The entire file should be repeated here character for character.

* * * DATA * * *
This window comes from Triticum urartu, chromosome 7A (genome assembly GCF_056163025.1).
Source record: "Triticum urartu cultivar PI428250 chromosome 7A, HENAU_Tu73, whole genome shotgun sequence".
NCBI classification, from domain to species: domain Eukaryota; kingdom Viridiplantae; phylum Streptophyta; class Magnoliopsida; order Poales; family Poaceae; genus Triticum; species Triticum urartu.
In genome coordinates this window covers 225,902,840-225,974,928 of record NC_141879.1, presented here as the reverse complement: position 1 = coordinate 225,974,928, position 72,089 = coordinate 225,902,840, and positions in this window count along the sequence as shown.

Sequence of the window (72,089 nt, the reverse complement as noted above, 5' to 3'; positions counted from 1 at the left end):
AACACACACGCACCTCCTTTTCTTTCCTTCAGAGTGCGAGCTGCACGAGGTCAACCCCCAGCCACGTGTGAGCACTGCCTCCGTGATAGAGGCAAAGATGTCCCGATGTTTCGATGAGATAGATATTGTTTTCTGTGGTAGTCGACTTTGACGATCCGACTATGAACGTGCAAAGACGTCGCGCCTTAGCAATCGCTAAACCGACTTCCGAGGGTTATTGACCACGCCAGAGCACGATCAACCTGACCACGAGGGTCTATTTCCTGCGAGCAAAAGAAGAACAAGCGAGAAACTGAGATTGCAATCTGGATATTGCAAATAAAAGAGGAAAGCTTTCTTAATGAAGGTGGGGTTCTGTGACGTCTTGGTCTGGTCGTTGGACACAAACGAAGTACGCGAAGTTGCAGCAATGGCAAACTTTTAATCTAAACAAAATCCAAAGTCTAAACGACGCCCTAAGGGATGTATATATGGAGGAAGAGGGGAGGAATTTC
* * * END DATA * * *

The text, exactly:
This window comes from Triticum urartu, chromosome 7A (genome assembly GCF_056163025.1).
Source record: "Triticum urartu cultivar PI428250 chromosome 7A, HENAU_Tu73, whole genome shotgun sequence".
NCBI classification, from domain to species: domain Eukaryota; kingdom Viridiplantae; phylum Streptophyta; class Magnoliopsida; order Poales; family Poaceae; genus Triticum; species Triticum urartu.
In genome coordinates this window covers 225,902,840-225,974,928 of record NC_141879.1, presented here as the reverse complement: position 1 = coordinate 225,974,928, position 72,089 = coordinate 225,902,840, and positions in this window count along the sequence as shown.

Sequence of the window (72,089 nt, the reverse complement as noted above, 5' to 3'; positions counted from 1 at the left end):
AACACACACGCACCTCCTTTTCTTTCCTTCAGAGTGCGAGCTGCACGAGGTCAACCCCCAGCCACGTGTGAGCACTGCCTCCGTGATAGAGGCAAAGATGTCCCGATGTTTCGATGAGATAGATATTGTTTTCTGTGGTAGTCGACTTTGACGATCCGACTATGAACGTGCAAAGACGTCGCGCCTTAGCAATCGCTAAACCGACTTCCGAGGGTTATTGACCACGCCAGAGCACGATCAACCTGACCACGAGGGTCTATTTCCTGCGAGCAAAAGAAGAACAAGCGAGAAACTGAGATTGCAATCTGGATATTGCAAATAAAAGAGGAAAGCTTTCTTAATGAAGGTGGGGTTCTGTGACGTCTTGGTCTGGTCGTTGGACACAAACGAAGTACGCGAAGTTGCAGCAATGGCAAACTTTTAATCTAAACAAAATCCAAAGTCTAAACGACGCCCTAAGGGATGTATATATGGAGGAAGAGGGGAGGAATTTC